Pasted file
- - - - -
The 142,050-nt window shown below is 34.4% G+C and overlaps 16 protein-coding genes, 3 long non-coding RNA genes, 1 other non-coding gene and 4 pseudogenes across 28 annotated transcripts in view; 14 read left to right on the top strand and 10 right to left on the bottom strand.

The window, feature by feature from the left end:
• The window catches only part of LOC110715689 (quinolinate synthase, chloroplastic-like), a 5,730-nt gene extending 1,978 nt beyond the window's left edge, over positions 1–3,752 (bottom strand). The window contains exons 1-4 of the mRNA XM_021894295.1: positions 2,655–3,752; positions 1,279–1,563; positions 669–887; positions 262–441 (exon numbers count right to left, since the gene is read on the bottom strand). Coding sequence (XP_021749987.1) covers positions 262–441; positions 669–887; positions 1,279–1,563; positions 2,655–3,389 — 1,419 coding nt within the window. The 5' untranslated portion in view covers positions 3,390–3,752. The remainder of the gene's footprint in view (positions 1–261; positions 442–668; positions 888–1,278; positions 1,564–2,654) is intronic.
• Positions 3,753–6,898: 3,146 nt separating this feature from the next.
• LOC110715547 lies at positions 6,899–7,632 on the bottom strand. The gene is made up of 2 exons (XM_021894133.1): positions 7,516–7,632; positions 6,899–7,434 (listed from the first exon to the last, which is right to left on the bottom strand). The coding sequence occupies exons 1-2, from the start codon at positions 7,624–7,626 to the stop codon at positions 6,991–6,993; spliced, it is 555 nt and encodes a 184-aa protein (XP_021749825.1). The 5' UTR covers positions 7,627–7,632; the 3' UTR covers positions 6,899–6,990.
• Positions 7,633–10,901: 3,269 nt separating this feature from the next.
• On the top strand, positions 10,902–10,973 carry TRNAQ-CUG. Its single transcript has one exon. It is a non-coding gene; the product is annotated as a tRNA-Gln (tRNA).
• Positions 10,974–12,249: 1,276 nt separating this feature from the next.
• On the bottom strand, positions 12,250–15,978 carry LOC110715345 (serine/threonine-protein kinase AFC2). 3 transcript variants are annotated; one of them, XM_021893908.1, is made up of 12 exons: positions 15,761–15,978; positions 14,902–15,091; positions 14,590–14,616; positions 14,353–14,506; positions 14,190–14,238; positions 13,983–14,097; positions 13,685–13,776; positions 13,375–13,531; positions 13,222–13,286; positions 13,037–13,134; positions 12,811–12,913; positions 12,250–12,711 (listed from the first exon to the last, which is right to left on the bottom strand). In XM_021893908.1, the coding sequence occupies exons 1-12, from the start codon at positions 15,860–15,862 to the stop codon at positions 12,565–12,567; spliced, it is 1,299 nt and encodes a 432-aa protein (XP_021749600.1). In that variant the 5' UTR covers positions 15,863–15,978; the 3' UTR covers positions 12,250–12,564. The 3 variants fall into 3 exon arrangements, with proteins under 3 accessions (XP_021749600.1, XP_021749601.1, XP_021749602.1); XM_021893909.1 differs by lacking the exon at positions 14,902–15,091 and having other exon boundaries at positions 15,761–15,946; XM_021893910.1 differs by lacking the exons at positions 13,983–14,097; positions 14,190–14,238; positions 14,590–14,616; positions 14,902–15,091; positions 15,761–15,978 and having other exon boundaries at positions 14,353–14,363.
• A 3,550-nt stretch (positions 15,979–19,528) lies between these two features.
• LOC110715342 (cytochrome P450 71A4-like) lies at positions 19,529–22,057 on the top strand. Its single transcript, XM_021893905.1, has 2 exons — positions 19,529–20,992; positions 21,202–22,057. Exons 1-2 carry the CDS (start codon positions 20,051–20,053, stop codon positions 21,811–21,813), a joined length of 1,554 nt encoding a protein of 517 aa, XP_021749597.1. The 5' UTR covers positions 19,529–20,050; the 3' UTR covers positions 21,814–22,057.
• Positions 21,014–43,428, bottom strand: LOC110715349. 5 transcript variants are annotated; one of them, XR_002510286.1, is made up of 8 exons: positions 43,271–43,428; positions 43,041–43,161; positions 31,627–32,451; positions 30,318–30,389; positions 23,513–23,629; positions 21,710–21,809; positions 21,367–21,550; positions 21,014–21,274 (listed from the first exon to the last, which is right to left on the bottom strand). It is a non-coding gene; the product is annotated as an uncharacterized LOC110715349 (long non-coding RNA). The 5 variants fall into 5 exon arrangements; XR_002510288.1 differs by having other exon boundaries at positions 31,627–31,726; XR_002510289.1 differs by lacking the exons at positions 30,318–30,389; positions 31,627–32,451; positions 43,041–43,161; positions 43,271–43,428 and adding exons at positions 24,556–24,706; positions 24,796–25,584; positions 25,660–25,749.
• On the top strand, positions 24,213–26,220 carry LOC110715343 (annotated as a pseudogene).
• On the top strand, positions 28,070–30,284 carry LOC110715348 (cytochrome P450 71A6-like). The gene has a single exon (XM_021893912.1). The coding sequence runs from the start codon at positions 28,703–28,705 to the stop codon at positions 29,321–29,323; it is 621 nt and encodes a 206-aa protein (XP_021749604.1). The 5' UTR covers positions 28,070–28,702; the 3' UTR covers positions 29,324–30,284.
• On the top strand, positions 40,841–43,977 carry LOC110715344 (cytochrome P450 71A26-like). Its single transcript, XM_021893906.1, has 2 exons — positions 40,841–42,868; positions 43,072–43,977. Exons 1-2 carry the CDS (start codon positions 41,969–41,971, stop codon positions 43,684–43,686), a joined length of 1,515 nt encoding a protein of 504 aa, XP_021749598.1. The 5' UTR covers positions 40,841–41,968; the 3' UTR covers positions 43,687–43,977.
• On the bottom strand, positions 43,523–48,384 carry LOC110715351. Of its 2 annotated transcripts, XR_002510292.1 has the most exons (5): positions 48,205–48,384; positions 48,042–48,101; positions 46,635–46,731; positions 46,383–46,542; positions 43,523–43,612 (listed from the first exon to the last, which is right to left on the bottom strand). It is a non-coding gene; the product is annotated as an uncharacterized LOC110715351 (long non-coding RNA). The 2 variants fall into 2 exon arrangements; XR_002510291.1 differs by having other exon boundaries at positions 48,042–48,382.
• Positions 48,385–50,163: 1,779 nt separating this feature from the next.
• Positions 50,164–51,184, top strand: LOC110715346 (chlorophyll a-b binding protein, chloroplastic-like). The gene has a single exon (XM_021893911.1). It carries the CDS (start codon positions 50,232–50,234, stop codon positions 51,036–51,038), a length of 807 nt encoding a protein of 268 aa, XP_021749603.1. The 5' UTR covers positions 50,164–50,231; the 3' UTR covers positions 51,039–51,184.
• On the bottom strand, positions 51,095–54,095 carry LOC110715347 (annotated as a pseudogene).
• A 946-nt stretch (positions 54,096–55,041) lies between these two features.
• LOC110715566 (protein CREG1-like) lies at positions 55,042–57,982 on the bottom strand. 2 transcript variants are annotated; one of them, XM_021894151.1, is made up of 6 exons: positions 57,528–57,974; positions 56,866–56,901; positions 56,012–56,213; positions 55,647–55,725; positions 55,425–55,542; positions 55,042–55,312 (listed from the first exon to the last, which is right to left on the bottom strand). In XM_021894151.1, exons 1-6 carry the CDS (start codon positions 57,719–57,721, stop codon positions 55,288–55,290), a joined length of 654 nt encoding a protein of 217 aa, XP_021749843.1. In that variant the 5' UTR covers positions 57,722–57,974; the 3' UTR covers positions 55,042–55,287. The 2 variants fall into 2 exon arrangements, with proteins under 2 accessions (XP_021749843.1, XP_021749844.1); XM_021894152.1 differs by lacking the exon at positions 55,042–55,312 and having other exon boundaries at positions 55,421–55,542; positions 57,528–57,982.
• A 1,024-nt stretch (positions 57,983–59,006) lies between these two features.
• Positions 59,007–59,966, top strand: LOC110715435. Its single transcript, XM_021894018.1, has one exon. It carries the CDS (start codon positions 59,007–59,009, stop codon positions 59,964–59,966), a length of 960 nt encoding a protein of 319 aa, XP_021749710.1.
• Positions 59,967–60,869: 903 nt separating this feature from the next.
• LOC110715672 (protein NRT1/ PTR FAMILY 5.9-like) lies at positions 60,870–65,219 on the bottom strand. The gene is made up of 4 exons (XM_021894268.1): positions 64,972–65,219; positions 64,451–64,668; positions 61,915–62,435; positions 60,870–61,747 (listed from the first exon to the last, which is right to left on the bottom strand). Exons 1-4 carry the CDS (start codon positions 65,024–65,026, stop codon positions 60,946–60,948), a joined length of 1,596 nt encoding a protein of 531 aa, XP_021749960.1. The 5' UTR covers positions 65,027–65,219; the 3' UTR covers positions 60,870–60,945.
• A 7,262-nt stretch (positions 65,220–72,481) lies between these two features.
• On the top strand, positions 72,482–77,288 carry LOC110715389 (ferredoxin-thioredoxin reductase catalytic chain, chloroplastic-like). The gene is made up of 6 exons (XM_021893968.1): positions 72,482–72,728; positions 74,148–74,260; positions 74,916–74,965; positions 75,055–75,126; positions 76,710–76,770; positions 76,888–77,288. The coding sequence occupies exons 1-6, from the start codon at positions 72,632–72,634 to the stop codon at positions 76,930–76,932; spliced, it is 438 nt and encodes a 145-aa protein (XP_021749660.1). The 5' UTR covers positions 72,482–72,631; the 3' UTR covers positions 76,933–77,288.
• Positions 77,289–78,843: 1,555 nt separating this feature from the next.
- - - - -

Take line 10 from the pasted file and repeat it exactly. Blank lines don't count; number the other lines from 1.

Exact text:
• A 3,550-nt stretch (positions 15,979–19,528) lies between these two features.